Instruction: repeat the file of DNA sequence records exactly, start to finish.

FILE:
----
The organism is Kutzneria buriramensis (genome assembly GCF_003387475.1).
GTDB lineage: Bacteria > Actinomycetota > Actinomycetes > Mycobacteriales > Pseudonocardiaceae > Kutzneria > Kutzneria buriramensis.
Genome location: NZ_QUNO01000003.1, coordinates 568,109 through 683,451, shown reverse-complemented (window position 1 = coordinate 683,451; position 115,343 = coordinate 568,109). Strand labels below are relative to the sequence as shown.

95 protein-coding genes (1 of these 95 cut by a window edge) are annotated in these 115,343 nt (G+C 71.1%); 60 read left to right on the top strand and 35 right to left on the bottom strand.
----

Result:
The organism is Kutzneria buriramensis (genome assembly GCF_003387475.1).
GTDB lineage: Bacteria > Actinomycetota > Actinomycetes > Mycobacteriales > Pseudonocardiaceae > Kutzneria > Kutzneria buriramensis.
Genome location: NZ_QUNO01000003.1, coordinates 568,109 through 683,451, shown reverse-complemented (window position 1 = coordinate 683,451; position 115,343 = coordinate 568,109). Strand labels below are relative to the sequence as shown.

95 protein-coding genes (1 of these 95 cut by a window edge) are annotated in these 115,343 nt (G+C 71.1%); 60 read left to right on the top strand and 35 right to left on the bottom strand.